How to Prevent Flash Rust

by Carole Ellis

Flash rust is rust that appears quickly--literally overnight--and can occur on any surface including stainless steel. Generally, flash rust is a result of small iron particles that have become lodged on another metal surface. When moistened, these iron particles rust very quickly and create a spotty film of rust in the area they have affected. Fortunately, preventing flash rust is a simple issue of time management in nearly all cases.

Step 1

Remove any sources of potential "contamination." Often flash rust occurs on supposedly "rust-proof" metals because a metal that is susceptible to rust has been in contact with it. For example, non-galvanized screws can rust and spread that rust to stainless steel items. If you are having a problem with flash rust, then you need to look for sources of iron particle contamination and remove them to prevent further rusting.

Step 2

The best way to prevent flash rust is to fully eliminate any present sources. This means you need to get rid of all the embedded iron particles and remove any existing rust. Use a damp cloth and 2 drops of mild detergent to scrub down the entire metal area to remove all dirt and grime. After you have cleaned the area with soap and water, remove the rust using steel wool.

Step 3

Wipe down the entire area with clean water. This will help verify that all the rust is gone. However, if you stop now, the flash rust can actually reappear in the next few hours. You must take preventative steps immediately to stop this. Do not allow the metal to air-dry; wipe it down with a clean, dry rag immediately.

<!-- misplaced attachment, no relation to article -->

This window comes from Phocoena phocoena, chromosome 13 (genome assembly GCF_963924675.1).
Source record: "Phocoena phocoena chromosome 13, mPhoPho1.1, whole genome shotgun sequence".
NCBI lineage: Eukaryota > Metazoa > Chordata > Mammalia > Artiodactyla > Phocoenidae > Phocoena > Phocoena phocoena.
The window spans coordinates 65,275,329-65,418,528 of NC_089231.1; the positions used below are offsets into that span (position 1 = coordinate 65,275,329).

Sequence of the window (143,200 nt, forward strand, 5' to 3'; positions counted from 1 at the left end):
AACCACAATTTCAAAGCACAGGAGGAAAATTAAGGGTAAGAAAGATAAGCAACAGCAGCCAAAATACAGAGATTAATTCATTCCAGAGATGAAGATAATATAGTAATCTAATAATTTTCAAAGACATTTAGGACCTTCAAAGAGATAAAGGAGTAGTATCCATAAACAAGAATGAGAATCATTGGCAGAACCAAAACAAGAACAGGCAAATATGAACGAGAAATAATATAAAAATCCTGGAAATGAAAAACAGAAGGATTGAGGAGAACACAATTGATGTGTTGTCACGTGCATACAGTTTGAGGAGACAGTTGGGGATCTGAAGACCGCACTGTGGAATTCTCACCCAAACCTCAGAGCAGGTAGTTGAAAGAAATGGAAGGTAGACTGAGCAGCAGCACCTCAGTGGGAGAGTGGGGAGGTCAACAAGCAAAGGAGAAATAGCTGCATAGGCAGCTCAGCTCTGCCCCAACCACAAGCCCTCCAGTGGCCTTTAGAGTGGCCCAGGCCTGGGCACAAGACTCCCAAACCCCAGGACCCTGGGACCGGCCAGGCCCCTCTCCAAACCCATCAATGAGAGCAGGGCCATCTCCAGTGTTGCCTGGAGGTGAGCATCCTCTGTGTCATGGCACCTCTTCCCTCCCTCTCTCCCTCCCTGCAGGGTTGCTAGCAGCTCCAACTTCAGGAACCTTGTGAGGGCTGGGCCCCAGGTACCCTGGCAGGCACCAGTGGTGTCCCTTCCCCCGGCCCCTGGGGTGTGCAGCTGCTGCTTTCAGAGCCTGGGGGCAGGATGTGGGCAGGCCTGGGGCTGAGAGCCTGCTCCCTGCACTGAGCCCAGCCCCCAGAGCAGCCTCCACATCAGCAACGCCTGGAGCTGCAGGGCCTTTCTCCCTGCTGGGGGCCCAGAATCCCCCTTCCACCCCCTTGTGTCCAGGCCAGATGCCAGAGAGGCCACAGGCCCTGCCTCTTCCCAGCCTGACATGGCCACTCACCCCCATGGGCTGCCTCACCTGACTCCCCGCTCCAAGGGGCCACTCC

Step 4

Scuff the metal surface. This will make it more receptive to the primer you are about to apply. Use sandpaper to scuff up the surface. Apply light pressure, as it is not necessary to make deep scratches.

Step 5

Put on protective gloves and apply self-etching epoxy primer. The primer will remove any rust you missed while priming the metal for a coat of paint and preventing further flash rust. You can spray on the primer, paint it on, or apply it using a clean rag. Use two thin, even coats and allow the primer to dry completely (about 45 to 90 minutes) between applications. Once you have primed the metal, you have effectively prevented any existing iron particles from contributing to further flash rust. You will need to paint the metal to give it a good finish, but you can do this at a later time. Be sure that all sources of rust contamination stay away from the metal or they will deposit new iron particles.

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